There is a strong emphasis on the explicit teaching of new vocabulary.  We aim for our children to be confident in using a wide range of adventurous and ambitious words in the correct context in their writing. Where possible, there are opportunities for the children to rehearse their ideas orally, through paired talk, role play, hot seating and drama. 

Teachers model the writing process and will ‘think aloud’ as they do so. This creates an authentic experience for the children as they see the teacher considering options, making choices, editing, selecting, correcting and so on. Shared writing involves the children contributing ideas to the writing process, either as a whole class or in a group. 

Children build on their knowledge and previous understanding, and there are regular opportunities for recapping and reviewing. This occurs daily, weekly and termly, and will aid memory and retention, as well as the long term development of understanding, knowledge and skills.  

The learning in the classroom is supported to allow all children to make progress and achieve their full potential. Strategies for scaffolding and extending the learning, and adapting the teaching include: the teacher checking in and circulating the room; a considered seating plan; a mixture of individual, paired and group work; visuals and pictures to illustrate the learning; explicit links made with previous and cross curricular learning; the use of sentence starters and writing frames; positive feedback;  manageable chunks and achievable targets.  

The children’s learning is marked and assessed according to the school’s Marking and Feedback Policy and Assessment Policy. Opportunities for Assessment for Learning are exploited, for example through high quality questioning and feedback ‘in the moment’. Summative assessments against the Year group and Key Stage Writing objectives occur every term, and are used to inform judgements made at key points during the year. In Reception, assessments are made against the Early Learning Goals.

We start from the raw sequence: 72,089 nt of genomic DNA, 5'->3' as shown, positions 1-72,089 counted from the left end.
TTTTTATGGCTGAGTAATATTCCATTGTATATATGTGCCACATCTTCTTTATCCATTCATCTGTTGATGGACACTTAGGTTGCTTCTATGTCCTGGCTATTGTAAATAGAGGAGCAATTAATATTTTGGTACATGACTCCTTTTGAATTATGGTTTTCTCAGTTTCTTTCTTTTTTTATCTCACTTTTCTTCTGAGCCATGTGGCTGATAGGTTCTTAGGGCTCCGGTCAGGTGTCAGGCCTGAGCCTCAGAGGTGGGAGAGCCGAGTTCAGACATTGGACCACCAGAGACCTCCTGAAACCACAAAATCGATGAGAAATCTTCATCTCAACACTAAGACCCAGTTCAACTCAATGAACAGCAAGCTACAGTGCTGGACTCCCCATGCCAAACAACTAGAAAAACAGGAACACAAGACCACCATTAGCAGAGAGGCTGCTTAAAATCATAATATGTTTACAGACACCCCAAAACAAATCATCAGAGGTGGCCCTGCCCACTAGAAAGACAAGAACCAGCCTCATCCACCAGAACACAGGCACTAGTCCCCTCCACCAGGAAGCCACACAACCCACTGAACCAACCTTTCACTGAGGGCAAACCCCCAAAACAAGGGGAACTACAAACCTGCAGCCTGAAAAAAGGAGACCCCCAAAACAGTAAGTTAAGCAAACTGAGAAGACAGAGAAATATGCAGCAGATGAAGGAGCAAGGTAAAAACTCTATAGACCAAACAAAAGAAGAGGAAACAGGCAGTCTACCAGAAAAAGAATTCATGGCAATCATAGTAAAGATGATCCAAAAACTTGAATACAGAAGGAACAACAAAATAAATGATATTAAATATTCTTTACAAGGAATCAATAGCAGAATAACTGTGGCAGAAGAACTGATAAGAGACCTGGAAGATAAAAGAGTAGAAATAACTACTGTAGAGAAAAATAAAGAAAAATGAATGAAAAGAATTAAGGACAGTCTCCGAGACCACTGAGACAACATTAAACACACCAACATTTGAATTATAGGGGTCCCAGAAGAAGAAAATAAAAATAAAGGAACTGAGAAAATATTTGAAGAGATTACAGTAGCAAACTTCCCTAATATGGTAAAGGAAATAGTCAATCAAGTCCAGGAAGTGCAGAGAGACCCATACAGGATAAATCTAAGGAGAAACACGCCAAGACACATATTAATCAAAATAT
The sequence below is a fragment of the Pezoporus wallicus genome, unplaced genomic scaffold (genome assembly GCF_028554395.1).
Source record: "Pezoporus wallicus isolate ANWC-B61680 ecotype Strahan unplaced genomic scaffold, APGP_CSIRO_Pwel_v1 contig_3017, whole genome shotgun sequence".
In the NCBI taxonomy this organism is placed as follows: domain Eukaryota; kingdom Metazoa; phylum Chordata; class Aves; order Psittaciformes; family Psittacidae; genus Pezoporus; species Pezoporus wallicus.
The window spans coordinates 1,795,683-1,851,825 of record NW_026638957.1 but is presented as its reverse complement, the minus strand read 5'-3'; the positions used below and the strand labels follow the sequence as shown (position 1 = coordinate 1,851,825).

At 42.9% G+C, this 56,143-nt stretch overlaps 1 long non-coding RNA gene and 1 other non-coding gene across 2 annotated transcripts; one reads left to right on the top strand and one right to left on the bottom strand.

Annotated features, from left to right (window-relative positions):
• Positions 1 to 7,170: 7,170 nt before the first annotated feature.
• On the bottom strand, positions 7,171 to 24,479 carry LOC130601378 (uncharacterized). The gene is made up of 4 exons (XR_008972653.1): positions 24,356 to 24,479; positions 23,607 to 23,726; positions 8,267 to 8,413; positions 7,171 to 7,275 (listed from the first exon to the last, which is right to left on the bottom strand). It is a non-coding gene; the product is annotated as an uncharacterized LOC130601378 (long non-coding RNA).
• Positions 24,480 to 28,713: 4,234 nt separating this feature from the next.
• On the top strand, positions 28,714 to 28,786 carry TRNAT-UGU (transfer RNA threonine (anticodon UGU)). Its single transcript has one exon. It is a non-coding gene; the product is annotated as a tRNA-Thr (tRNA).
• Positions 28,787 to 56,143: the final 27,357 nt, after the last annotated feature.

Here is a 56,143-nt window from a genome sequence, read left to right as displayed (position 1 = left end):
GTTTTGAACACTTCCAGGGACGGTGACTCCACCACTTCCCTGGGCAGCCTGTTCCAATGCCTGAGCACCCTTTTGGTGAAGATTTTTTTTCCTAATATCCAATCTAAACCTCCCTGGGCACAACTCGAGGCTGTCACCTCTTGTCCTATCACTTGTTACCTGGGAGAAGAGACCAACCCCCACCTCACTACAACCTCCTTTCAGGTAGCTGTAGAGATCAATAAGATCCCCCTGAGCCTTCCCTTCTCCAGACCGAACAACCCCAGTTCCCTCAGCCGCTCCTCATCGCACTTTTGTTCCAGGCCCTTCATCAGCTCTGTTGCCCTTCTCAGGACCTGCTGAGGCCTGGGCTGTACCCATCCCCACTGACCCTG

A typical unit of work allows for the exploration of the features of a particular genre and text structure, the teaching of an aspect of grammar, time for practising a version of the text, drafting the text, editing and improving. English is taught daily, sometimes as a discrete lesson and at other times across the curriculum. Grammar and spelling (where possible) are integrated and taught within the context of the topics. We use Little Wandle Letters and Sounds in Reception , Year 1 and into Year 2. We use the No Nonsense Spelling programme from Year 2 to Year 6. The Writing Curriculum document indicates the progression of skills from Reception to Year 6.  

The classroom environment is used to enhance and reflect the teaching and learning of writing, through displays, word banks, learning walls etc. Children’s writing is celebrated on display throughout the school.  


The impact of our Writing Curriculum is that the children are inspired to write for a purpose and for an audience. They are motivated, and equipped with the knowledge and skills to write in a range of genres. They are able to write with confidence and independence, supported and extended where appropriate.  The children feel empowered to be imaginative and let their ideas flow, to express themselves and their inner thoughts and feelings. They are encouraged to be creative and to find ways to delight the reader, but also to write in a coherent way so that they are understood. Children’s writing should also be accurate, correctly punctuated and spelt, and written in their best handwriting. 

Above all, it should be an expression of the child’s voice.  

If you are confused with all the English terms that children are learning in school then have a look at the Primary Grammar Jargon buster for some help.